Daily Archives: May 21, 2015

TRiO Student Spotlight: Shelvina Singh

Shelvina SinghIt is our pleasure to introduce Shelvina Singh to the Skyline College community.

Shelvina joined the TRiO SSS Program in fall of 2014, her first semester of college after graduating from high school. During her short time with TRiO, Shelvina has been heavily involved in various aspects of the TRiO community and is a joy to be around for all who have the privilege of working with her, students, staff and faculty alike. Shelvina comes from a life of struggle, a first generation college student originally from the island of Fiji where opportunities for higher education are extremely limited. Her transition to life in the United States was one characterized by unfortunate brushes with racial discrimination due to her ambiguous features, which almost caused her to give up on her education. However, with the help of a loving counselor during high school and two very dedicated parents, as well as her own will to resist stereotypical expectations of her potential, Shelvina excelled during the closing years of high school.

These days, bringing an almost complete draft of a paper a month in advance of the due date is just common practice for this shining TRiO star. Shelvina was recruited by Skyline College for the Reading Partners program, so she has volunteered at Los Cerritos Elementary School, helping young children with their enjoyment and comprehension of reading. She also a volunteered for TRiO’s Middle School Outreach Project- Student Conference coordinated by TRiO Counselor, Jessica Lopez. Here, Shelvina volunteered  for the panel to advise young students about college and guided them with her own personal stories from middle and high school.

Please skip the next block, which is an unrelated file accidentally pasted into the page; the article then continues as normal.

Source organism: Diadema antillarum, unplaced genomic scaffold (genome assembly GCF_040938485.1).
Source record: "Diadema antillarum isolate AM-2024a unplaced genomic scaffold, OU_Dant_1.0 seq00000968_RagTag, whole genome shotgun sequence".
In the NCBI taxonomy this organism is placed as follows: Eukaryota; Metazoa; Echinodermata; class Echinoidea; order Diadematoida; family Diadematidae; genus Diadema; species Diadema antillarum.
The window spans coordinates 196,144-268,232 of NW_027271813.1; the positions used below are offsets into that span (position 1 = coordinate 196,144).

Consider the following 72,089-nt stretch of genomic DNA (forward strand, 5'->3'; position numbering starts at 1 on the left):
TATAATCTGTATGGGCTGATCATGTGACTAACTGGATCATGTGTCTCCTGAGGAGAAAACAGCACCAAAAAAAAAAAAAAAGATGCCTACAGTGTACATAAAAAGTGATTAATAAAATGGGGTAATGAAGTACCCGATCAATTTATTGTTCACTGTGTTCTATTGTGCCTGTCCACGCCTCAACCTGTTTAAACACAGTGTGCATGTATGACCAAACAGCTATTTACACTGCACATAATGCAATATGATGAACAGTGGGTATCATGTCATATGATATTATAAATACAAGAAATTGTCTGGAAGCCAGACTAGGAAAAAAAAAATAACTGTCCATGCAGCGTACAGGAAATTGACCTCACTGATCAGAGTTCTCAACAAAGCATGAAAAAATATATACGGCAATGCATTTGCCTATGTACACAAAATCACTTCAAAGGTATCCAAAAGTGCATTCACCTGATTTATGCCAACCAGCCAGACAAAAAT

When asked about what keeps her motivated even during those most challenging of times, Shelvina had this to say:

“My inspiration is my parents. During my difficult moments or problems, I look at my parents! Why? Because they never got the opportunities that I have gotten! They never had a chance to go to college and struggled to maintain a household when moving to the States. They worked overtime and did whatever they could to provide for my siblings and I. In the future, I’d like to give back to my parents, to take care of them! They are my inspiration and motivation to do better.”